She got only a few answers and just, one person offered to take her for free. But that one was a giant, Harry Hopman, who had coached the great Australian Davis Cup teams of the '50s and '60s. "I saw the picture," says Hopman, "and said, 'Hell's bells, what a gutty kid.' " So in May 1977, the Gaduseks sold their house, bought a mobile home and drove to Largo, where Hopman has a tennis camp.

Sylvia Gadusek has been a nurse at Hopman's since the move to Florida. "Bonnie is very determined," she says. "She didn't get it from me or my husband. We're very laid-back." Sylvia lives in a house half the size of Bonnie's, about a mile away. Bonnie's father died of cancer more than three years ago.

"I've gotten a million letters from kids who are dedicated," says Hopman. "They all say how willing they are to work, but when they arrive, they usually drift away from the hard part of it." But Bonnie had already learned the rigors of training as a gymnast. "When other youngsters would be eating lunch," says Hopman, "she'd be out serving shopping baskets full of balls."

Gadusek hit so many serves that she developed tendinitis and a bone chip in her right elbow. She had to wear a cast for eight weeks and play lefthanded. She says her stint as a southpaw helped her with her two-handed backhand. While her arm was in a cast, she ran cross-country for Pinellas Park (Fla.) High in 1978. She still holds the school's two-mile record for girls. She even had a contingency plan if her arm didn't return to tennis form. "I think I'll take up golf," she told Sylvia. "If I can't be the best tennis player, I'll be the best golfer."

Gadusek's life has continued to be plagued by injuries. Three and a half years ago she played the round of 16 of the national junior championships with a stress fracture in her left foot. Afterward, she was in a cast for six weeks. At another junior tournament, in Caracas, she tore ligaments in her right ankle. Another six weeks in a cast. She now plays with a knee brace. Her right knee is the only visible part of her that isn't suntanned.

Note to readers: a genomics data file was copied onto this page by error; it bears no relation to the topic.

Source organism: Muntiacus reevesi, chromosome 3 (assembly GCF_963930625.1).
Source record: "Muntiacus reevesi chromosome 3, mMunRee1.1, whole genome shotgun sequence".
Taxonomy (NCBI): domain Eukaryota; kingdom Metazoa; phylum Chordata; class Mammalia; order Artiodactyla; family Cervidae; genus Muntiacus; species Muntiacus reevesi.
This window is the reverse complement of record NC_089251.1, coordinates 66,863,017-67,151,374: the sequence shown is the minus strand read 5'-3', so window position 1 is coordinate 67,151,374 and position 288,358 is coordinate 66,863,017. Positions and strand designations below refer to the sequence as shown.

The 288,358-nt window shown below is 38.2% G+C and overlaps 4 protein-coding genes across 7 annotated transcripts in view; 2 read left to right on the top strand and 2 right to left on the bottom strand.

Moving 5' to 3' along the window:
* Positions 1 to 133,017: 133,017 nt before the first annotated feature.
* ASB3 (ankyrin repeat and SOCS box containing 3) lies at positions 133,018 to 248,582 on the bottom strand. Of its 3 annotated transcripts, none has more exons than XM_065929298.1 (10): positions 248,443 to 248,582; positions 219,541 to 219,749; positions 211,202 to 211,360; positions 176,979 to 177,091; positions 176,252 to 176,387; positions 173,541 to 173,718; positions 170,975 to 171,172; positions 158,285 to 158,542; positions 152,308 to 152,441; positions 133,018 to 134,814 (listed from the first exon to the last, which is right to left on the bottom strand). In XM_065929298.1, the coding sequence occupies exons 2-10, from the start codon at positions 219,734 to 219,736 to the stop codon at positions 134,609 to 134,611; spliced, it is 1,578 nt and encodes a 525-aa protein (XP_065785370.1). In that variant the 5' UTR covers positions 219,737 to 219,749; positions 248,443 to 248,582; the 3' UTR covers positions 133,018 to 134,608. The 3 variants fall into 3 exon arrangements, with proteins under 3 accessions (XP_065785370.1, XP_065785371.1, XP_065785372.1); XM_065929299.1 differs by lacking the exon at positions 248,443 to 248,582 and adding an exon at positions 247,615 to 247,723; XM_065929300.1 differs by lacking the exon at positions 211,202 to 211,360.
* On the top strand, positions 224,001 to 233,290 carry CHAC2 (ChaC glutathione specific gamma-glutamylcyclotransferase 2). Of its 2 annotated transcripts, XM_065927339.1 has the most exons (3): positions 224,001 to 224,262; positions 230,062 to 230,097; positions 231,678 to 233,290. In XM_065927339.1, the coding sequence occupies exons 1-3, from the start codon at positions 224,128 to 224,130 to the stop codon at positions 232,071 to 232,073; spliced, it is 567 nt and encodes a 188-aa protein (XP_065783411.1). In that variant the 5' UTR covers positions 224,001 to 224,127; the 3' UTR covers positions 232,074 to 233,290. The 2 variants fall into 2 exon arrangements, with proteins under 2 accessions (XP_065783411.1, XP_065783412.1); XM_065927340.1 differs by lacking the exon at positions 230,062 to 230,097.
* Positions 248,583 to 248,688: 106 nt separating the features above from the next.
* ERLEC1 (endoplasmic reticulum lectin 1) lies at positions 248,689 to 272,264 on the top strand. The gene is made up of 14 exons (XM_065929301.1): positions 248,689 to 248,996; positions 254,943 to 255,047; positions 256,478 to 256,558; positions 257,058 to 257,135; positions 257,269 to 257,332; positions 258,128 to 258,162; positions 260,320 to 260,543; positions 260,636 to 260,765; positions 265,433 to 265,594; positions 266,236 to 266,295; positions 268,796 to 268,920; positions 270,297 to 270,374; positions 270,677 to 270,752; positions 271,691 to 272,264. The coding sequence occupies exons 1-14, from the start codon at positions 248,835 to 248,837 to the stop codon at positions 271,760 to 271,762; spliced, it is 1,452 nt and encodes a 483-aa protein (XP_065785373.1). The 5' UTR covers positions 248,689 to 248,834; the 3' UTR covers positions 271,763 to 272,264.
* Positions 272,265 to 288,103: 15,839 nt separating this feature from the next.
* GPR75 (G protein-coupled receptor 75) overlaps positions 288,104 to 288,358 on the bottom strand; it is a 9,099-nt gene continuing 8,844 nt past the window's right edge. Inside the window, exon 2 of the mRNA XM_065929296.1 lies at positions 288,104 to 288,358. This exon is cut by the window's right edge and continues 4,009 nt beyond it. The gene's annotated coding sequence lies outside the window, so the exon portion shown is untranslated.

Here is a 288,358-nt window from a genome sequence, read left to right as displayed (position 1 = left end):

Most top players have their private tennis gurus—Martina Navratilova's is Mike Estep, for instance—and two summers ago Jim Rosenthal joined Gadusek. Though Gadusek dropped Rosenthal as road coach last November, she still calls him for advice and follows the grueling exercise program he designed for her. "Jim pushed me to my limit and sometimes more," says Gadusek. Rosenthal, 41, used to sit at her matches, charting where each shot landed, like the choreographer of a difficult ballet. This function is now performed by Joe Brandi, a Hopman apostle. Hopman doesn't think much of charts, however; he says you can't beat an opponent with statistics.

She has a strong ground game, but as one insider says, "She plays like her mind's in a plaster cast." Her major drawbacks are lack of speed and her inconsistent serve.

Chris Evert Lloyd doesn't think Gadusek will progress much further. She says Gadusek is too injury-prone and loses too often to lower-ranked players. "To be in the top five you have to have something dangerous," says Evert Lloyd. "With Pam Shriver, it's her serve and size. With Martina, it's her strength and aggressiveness. With me, it's my mental makeup and my steadiness. With Bonnie, I don't see any weapon like that. If she did break in, it would be on desire, not talent."

And Gadusek, too, worries about how long she'll survive in the mad tea party of women's tennis. "I don't want to come through the looking glass," she says. "I want to stay in the fantasy world. You're always O.K. there; when you come back into the room, it's boring. There's nothing to dodge and overcome. When Alice came back, she wasn't the special person everyone had their eyes on anymore. She was Alice in her room, not Alice in Wonderland."



Gadusek's strong ground game is based on some through-the-looking-glass exercising.



[See caption above.]



On the court Bonnie is fierce but not necessarily feline; she's not the most agile player.